SOUTH AFRICAN SOCIOLOGICAL ASSOCIATION ANNUAL CONGRESS 2019
CALL FOR ABSTRACTS
WORK, LIFE & SOCIETY: MEANINGS, MANIFESTATIONS AND TRAJECTORIES OF THE FOURTH INDUSTRIAL REVOLUTION IN AFRICA
UNIVERSITY OF SOUTH AFRICA, SUNNYSIDE CAMPUS, PRETORIA 15 – 17 JULY 2019
This 26th South African Sociological Association (SASA) Congress seeks to interrogate the meanings, manifestations and trajectories of the 4th Industrial Revolution within the African context and the global South at large. We invite papers that discuss, engage and challenge this revolution. The SASA Congress seeks to provide the space to interrogate its meaning for the continent struggling with continued structural challenges in terms of inequalities, food shortages, gendered power relations, environmental challenges, institutional degradation and systematic governance. These are among the developmental questions still facing the continent and the global South at large. The 4th Industrial Revolution is said to be automation of the highest level that will force the global economies and its workers to rethink their daily routines and general meaning of the work society. However, Sociologists have argued as early as in the1970s about the nature and influence of automation to society, life and work in general. Whether this 4th Indusial Revolution symbolises a ‘radical’ shift from the past or a continuation of the capitalist economic shifts which are simply part of the different forms of production remains to be seen.
THEMES FOR THE CONGRESS INCLUDE
Technological Histories in Africa; Land, Labour and Women; Information Technologies, Social Media, and Citizen Journalism; The Future of Work in Society; Skills and Human Development of the Future; Global Inequalities and the Digital Divide; Children, Family and Genetics; Youth, Politics and Entrepreneurship; Food, Social policy and Governance; Education, Science and Industrial Development; Indigenous Knowledge Systems and Technological Futures; Social Movements and Digital Technologies;Digital Storytelling and Creative Methodologies.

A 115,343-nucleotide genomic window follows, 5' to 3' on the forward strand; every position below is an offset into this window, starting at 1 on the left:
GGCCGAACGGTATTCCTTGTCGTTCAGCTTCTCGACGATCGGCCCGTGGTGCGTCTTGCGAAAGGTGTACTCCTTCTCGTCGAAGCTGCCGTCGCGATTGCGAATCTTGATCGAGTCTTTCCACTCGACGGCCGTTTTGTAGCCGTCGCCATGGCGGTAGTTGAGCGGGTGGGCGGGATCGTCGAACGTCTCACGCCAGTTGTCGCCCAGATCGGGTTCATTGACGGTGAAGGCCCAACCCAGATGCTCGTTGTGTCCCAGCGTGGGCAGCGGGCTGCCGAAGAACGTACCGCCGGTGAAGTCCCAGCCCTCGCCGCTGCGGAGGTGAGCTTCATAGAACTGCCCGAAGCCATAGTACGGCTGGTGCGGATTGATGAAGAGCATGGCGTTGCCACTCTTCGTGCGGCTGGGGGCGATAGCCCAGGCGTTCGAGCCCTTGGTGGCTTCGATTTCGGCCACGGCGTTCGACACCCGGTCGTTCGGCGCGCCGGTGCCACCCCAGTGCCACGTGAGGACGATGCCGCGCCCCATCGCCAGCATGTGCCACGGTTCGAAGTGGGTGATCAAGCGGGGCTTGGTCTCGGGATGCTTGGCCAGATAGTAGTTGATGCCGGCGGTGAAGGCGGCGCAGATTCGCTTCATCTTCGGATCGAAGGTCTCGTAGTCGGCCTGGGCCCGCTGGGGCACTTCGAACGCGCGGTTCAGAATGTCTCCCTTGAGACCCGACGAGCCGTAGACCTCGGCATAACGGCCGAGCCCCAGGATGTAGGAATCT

Prof Clapperton Chakanetsa Mavhunga (MIT)
The author of Transient Workspaces: Technologies of Everyday Innovation in Zimbabwe (MIT Press, 2014), which received honourable mentions in the Turku Prize (European Society for Environmental History) and the Herskovits Prize (African Studies Association) in 2015. His second book is an edited volume entitled What Do Science, Technology, and Innovation Mean from Africa? It explores STI in Africa from an archaeological, historical, philosophical, anthropological, STS, engineering, development, and policy-making perspectives.
ABSTRACT SUBMISSION GUIDELINES
All abstracts should be submitted online. See SASA website for more details (http://www.sasaonline.org.za/sasa-2019-conference.html) Online abstract submissions open on 1 February 2019. Abstracts should be no more than 250 words, including full contact details and affiliation of all presenters.
CLINICAL SOCIOLOGY WORKING GROUP CONVENORS
Prof Tina Uys firstname.lastname@example.org
Dr Mariam Seedat Khan Seedatm@ukzn.ac.za